A while ago, I wrote a blog post on energy-conserving wrapped diffuse lighting , noting that following standard formula ended up adding a lot of energy:
Instead, we should normalise and use this instead, preventing a sudden surge in energy whenever we decide to wrap:
However, Jorge Jimenez recently pointed out to me that it would be much better if we could generalise the energy-conserving wrapped diffuse model to encompass a slightly more complex model for diffuse lighting, one using a power:
In fact, raising your wrap shading to a power is a pretty common thing. It makes things look a little bit softer and more pleasing on the eye, as Lambertian diffuse tends to have quite a harsh fall-off that you’re trying to get rid of with wrap shading. Valve did it , and that was extended by Sloan et. al.  who used:
whereas Valve’s original model fixed w as 1.0. We can do better than both of those by making our formula completely generic, allowing us to use any combination of wrap factor and power that we want.
Once Jorge had made the suggestion of extending energy-conservation to this formula, I quickly pulled out my pen and paper and scribbled down some integrals, and to my surprise it all fell out pretty nicely. Naturally, it’s very similar to what’s in my previous post, so forgive me if I skip a few steps…
First, remember that we need to integrate not just over the hemisphere, but further around the sphere until the formula hits zero (at which point in our shader we clamp). So rather than integrating between 0 and ½π, we go from 0 to α, where α is such that:
Now we can begin, and we’ll again normalise by π now so we don’t have to worry about it at the end:
After we’ve got rid of the outer integral, and pulled out what we can of the inner, we’re left with:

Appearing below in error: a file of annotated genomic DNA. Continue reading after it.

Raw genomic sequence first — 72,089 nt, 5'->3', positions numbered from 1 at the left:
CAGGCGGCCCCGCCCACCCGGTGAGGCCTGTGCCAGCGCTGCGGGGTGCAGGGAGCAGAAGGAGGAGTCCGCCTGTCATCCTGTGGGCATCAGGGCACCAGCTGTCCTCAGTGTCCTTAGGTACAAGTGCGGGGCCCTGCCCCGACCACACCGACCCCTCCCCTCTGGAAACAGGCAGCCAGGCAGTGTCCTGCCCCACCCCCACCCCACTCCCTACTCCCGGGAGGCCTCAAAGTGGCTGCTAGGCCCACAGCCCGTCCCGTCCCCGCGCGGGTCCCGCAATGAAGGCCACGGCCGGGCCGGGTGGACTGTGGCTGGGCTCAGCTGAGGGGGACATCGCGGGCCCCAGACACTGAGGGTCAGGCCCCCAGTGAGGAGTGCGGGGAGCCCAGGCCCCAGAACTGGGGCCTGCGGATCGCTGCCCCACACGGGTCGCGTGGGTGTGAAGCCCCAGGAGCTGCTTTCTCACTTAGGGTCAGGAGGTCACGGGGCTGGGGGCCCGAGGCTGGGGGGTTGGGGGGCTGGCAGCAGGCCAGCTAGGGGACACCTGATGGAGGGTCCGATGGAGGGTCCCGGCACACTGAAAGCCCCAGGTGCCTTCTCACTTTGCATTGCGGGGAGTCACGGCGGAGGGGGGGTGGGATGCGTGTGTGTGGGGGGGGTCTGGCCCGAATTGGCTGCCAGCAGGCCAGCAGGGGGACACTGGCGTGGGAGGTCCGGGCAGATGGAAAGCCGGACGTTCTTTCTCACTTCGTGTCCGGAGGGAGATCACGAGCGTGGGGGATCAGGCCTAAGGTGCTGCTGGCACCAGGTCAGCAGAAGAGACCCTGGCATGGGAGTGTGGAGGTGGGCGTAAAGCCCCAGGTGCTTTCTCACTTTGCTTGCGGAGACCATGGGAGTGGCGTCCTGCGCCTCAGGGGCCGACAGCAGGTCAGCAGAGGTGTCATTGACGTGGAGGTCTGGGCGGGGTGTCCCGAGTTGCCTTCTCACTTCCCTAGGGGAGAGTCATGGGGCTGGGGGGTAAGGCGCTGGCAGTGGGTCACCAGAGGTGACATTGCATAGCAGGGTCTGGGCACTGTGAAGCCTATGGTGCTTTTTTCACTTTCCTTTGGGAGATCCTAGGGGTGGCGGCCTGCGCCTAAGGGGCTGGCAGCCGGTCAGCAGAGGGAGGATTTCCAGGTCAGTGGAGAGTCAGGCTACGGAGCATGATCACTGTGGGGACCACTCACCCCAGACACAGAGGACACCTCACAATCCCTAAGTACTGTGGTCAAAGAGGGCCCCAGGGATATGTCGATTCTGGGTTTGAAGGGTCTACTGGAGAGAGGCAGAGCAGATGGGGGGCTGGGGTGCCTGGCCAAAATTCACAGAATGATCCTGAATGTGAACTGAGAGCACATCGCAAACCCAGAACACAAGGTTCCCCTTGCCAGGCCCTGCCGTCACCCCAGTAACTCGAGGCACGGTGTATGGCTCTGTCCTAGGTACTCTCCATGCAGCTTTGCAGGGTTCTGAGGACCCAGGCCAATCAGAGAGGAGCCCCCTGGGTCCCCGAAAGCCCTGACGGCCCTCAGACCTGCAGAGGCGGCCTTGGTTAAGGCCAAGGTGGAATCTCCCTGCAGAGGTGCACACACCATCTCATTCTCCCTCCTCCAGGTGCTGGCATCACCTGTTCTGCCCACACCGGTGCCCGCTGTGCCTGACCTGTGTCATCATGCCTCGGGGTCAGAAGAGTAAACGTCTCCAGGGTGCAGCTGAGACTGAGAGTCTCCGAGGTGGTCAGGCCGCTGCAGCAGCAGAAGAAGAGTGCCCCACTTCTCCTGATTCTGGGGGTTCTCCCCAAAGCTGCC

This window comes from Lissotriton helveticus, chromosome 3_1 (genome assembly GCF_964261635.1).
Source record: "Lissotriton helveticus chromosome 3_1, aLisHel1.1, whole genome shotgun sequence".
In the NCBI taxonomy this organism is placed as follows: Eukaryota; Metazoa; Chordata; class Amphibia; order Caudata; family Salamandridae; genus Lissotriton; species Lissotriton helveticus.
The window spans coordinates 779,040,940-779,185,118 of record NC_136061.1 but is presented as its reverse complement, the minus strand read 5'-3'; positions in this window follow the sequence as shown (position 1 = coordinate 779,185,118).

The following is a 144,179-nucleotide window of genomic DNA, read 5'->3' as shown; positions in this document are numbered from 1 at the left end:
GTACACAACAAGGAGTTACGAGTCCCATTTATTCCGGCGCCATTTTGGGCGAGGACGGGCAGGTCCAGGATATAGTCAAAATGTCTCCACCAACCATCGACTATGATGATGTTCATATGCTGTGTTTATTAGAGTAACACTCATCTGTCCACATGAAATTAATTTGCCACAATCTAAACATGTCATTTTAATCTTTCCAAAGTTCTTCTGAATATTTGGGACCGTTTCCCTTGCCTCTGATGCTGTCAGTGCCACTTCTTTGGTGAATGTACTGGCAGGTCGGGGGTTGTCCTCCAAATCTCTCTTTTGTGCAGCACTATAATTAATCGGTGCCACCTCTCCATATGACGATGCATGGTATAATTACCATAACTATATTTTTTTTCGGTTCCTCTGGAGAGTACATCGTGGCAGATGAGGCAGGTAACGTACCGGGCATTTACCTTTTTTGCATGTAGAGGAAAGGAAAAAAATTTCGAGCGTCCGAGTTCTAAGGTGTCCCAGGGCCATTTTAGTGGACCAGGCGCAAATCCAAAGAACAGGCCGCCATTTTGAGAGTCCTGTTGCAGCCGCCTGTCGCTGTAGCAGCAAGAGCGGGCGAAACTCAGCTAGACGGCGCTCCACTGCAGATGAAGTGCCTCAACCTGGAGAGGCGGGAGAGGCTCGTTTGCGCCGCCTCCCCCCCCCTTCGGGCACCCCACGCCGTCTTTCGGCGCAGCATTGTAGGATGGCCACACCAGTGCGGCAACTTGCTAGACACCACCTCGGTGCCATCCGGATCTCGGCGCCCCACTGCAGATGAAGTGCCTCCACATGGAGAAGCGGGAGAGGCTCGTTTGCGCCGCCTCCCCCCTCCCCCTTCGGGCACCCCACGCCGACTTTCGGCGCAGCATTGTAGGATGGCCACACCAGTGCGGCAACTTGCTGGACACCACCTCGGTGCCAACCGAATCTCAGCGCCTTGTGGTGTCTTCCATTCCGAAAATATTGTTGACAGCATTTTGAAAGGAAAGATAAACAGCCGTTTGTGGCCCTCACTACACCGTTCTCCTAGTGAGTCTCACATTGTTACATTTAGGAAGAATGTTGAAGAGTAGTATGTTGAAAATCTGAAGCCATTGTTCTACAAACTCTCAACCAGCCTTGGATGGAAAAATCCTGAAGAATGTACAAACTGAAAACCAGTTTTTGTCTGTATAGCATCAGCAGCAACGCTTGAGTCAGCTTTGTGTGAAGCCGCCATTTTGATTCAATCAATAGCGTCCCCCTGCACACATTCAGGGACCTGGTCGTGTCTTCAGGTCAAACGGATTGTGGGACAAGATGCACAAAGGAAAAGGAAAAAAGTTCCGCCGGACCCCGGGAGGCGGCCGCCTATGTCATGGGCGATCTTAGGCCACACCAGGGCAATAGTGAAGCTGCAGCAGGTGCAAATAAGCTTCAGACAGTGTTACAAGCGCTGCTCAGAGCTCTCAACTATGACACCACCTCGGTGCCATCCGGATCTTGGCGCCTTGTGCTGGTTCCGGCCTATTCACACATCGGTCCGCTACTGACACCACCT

We now pull our main trick: let’s substitute , which gives us and therefore get the following equation:
We only have to remember Integration 101 to work that one out, as long as we make a tiny assumption about our value of n (it can’t be -1):
Now, if we put back in our value for x and evaluate using our identity for α, we get the beautifully simple:
Just to check if we’ve got this right, we’ll try n = 1, as in my original post. Using the above formula, we still get , the same as our original answer, so we’ve probably done something right!
Here’s some obligatory shader code for the new model:
// w is between 0 and 1
// n is not -1
float3 wrappedDiffuse = LightColour * pow(saturate((dot(N, L) + w) / (1.0f + w)), n) * (n + 1) / (2 * (1 + w));
Finally, let’s compare the differences between the old models (on the left) and our new energy-conserving models (on the right).
Sloan et. al.’s model, with a = 0.5:
Generic model, with w = 0.5 and n = 4.0:
The differences are a lot more subtle this time (especially with the values we’re using) but they’re still there. It’s worth noting that although for the first two models, energy conservation is making the lighting darker, in the last model the lighting becomes brighter. So don’t make any presumptions!
If you want to have a play around yourself, then here’s a RenderMonkey workspace that allows you to tweak the power and wrap factor, and turn on and off energy conservation.
Now surely, there’s no excuse left to use a non-energy conserving wrapped diffuse model?
 Jason Mitchell, Gary McTaggart and Chris Green, Shading in Valve’s Source Engine, Advances in Real-Time Rendering in Graphics and Games, SIGGRAPH 2006, http://www.valvesoftware.com/publications/2006/SIGGRAPH06_Course_ShadingInValvesSourceEngine.pdf
 Peter-Pike Sloan, Derek Nowrouzezahrai, Hong Yuan, Wrap Shading, Journal of Graphics Tools, Volume 15, Issue 4, 2011, http://www.iro.umontreal.ca/~derek/files/jgt_wrap.pdf